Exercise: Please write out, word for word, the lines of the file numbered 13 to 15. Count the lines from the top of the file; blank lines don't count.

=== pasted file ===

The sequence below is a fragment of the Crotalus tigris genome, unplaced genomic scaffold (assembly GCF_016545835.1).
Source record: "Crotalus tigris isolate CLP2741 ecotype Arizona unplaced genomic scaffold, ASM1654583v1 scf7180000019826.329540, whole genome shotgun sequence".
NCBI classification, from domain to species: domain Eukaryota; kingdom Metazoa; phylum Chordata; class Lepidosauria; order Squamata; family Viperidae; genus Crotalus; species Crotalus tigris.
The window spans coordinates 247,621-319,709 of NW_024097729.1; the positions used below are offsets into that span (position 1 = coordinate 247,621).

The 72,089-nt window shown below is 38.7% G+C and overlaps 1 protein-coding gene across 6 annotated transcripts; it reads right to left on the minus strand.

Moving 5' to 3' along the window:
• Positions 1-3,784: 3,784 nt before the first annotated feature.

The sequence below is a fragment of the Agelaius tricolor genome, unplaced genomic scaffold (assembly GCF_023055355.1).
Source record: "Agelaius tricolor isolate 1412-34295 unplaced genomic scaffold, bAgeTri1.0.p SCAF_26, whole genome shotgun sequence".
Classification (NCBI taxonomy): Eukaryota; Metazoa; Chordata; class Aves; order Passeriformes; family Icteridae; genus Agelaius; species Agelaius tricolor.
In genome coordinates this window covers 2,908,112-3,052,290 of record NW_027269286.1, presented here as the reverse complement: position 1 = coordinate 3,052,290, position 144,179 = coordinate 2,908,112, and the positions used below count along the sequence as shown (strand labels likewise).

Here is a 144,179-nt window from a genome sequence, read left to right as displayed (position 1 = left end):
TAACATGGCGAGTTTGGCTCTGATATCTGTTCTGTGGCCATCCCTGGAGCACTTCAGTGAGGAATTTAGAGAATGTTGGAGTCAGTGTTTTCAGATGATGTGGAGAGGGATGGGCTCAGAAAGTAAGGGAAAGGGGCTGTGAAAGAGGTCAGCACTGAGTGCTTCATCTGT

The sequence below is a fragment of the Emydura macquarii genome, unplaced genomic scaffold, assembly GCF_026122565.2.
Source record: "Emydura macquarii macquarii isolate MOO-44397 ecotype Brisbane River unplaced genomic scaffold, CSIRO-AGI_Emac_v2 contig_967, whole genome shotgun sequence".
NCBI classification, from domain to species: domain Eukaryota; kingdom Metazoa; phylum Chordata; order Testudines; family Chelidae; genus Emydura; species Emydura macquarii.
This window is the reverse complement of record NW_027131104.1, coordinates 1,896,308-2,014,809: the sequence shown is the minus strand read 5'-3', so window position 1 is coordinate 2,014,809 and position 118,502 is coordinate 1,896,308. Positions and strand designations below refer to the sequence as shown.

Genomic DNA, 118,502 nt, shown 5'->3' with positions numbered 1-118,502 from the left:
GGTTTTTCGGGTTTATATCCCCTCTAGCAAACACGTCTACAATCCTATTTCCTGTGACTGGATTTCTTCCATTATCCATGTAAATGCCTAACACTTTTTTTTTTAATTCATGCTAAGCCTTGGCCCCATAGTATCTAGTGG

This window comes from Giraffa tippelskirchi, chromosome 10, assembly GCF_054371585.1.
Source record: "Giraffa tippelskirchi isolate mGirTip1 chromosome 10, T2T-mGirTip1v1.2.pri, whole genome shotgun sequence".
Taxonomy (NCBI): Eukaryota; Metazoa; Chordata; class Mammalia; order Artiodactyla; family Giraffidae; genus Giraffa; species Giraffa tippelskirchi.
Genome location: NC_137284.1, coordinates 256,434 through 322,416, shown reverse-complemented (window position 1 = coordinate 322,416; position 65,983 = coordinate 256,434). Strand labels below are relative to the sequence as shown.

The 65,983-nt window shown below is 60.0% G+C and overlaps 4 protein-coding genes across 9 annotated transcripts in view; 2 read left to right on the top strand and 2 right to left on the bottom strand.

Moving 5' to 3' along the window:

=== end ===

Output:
TAACATGGCGAGTTTGGCTCTGATATCTGTTCTGTGGCCATCCCTGGAGCACTTCAGTGAGGAATTTAGAGAATGTTGGAGTCAGTGTTTTCAGATGATGTGGAGAGGGATGGGCTCAGAAAGTAAGGGAAAGGGGCTGTGAAAGAGGTCAGCACTGAGTGCTTCATCTGT

The sequence below is a fragment of the Emydura macquarii genome, unplaced genomic scaffold, assembly GCF_026122565.2.
Source record: "Emydura macquarii macquarii isolate MOO-44397 ecotype Brisbane River unplaced genomic scaffold, CSIRO-AGI_Emac_v2 contig_967, whole genome shotgun sequence".